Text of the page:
Tag Archives: corn chowder

Battle Corn Chowder vs. Corn Vichysoisse

I have been meaning to post about corn soup for a few weeks now but some tomatoes and blueberries got in my way! In a battle of epic proportions (well, epic in my mind anyways!), I pitted the legendary champion, Cook’s Illustrated against fledgling culinary newcomer Gwyneth Paltrow. Yes, that Gwyneth Paltrow. Academy Award winning actress, singer, wife of Coldplay rocker Chris Martin, mother to Apple and Moses and possessor of gorgeous hair. She recently released a cookbook called “My Father’s Daughter.”

Here’s how this battle came about.  When the July 2011 issue of Cook’s Illustrated came out I quickly leafed through it to see what caught my eye. I was stopped dead in my tracks by a recipe for corn chowder. You see, I love corn chowder. I used to make an incredible one, using  Imagine Organic Creamy Sweet Corn Soup as the base for the soup. But then the company went and changed the formulation of the product.  They slapped a big “New and Improved Taste” banner  right on the front of the box! Yeah right! New maybe, but improved? Only if you happen love the taste of dirty dishwater!

So imagine my joy when I found a new corn chowder recipe. I was all set to make the Cook’s Illustrated recipe when I came across a second corn soup, a cold corn vichysoisse in the July issue of Bon Appetit Magazine. This recipe was created by Gwyneth herself, from her new cookbook, “My Father’s Daughter.” Unless you’ve been living under a rock, you will undoubtedly have seen Gwynnie making the rounds on all the daytime talk shows, promoting her book.

She has very sweet and touching memories of cooking together with her dad, and this book is a sort of tribute to her late father (Bruce Paltrow). It is a cookbook that celebrates family and togetherness. And try as you might to hate her, because she seems so perfect, she admits that her quest for perfection comes from self-doubt and insecurity. And who can’t relate to that?  And I must admit, I was intrigued. After spending all that time in Spain with Mario Batali and Mark Bittman, I wanted to see what she had learned.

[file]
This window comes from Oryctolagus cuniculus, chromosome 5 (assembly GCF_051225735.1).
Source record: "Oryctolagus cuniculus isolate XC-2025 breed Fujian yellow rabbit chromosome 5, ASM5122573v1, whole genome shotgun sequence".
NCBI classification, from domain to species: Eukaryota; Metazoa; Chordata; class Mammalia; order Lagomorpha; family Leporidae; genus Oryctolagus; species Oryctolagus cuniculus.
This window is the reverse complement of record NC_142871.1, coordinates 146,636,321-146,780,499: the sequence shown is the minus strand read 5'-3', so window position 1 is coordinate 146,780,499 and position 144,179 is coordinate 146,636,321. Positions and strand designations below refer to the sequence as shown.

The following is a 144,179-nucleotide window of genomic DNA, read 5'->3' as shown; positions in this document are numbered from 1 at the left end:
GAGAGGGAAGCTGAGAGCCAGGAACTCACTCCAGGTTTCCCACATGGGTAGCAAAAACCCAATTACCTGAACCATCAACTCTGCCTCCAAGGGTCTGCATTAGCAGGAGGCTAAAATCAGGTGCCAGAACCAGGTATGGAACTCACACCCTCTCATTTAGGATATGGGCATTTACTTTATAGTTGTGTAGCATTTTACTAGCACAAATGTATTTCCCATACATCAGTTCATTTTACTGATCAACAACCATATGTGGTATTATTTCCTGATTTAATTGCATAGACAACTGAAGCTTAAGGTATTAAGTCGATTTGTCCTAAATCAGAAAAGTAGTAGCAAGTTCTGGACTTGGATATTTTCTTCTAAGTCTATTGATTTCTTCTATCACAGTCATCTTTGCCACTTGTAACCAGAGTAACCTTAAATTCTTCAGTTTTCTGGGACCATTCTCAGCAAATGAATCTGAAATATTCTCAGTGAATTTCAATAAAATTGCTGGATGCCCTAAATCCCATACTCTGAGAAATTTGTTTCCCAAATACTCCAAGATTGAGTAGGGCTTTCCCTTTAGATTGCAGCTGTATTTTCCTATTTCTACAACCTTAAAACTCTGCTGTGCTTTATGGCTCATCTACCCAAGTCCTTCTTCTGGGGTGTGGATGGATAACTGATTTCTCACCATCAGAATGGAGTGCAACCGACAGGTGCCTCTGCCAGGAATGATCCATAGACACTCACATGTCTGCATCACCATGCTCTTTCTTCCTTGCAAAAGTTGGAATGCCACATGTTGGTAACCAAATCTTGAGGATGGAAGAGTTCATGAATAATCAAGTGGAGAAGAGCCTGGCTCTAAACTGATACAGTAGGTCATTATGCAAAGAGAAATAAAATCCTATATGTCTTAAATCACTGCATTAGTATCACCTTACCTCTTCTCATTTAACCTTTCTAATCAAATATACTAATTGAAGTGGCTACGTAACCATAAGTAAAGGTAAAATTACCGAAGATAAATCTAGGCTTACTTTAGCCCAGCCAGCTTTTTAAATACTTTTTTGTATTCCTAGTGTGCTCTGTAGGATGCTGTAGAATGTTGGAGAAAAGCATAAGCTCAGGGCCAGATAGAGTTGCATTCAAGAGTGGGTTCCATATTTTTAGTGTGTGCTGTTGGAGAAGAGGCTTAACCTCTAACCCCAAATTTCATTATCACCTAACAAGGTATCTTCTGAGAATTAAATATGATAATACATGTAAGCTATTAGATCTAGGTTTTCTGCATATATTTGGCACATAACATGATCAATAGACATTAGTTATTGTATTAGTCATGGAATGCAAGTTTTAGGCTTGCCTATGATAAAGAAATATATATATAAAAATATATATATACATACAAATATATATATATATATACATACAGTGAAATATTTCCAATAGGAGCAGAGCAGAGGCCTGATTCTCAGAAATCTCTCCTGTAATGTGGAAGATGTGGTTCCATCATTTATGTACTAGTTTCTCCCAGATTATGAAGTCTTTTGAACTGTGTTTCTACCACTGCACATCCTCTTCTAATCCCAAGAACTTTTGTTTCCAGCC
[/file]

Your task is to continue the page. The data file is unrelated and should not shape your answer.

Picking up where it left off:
To be honest, I fully expected to prefer the corn chowder from Cook’s Illustrated over the corn vichysoisse from Gwyneth. To level the playing field, I immediately omitted the bacon from the Cook’s version. After all, it wouldn’t really be a fair fight if only one side got to use bacon. Everything always tastes better with bacon. And besides, we keep kosher at home, so bacon would be a big no-no in my kitchen.

I made the corn chowder from Cook’s first. They used an intriguing method of stripping the corn from the cob. Fisrt. going over it lightly with a sharp knife to remove just the kernels and then going over the cob again with the back of a table knife to remove all the pulp. Then they instruct you to put all the pulp into a clean tea towel and wring it out. The liquid that comes out from the towel is referred to as the “corn liquor” and apparently it is what gives the final soup its bright fresh CORN flavour.

The corn chowder from Cook’s Illustrated was very good, although I expected a brighter corn flavour, and to be honest, I thought the  half and half cream kind of muddied the fresh corn taste I was expecting. Then I made Gwyneth’s vichysoisse. She suggests throwing the stripped corn cobs into the pot, while the soup is simmering, to add extra flavour, sort of like the vegetarian version of chicken bones I guess. The recipe calls for good quality vegetable stock. I used homemade vegetable stock, a fabulous roasted vegetable stock courtesy of Mark Bittman. I was blown away by the pure corn essence of this soup. Sweet and silky and tasting of pure late summer. Folks, we have a winner in battle Corn Soup. I

Final score: Gwyneth 1 and Cook’s Illustrated 0.

I have adapted Gwyneth’s recipe only slightly by using the Cook’s Illustrated tip of adding the fresh “corn liquor” and garnished the soup with some raw corn kernels for a bit of crunch.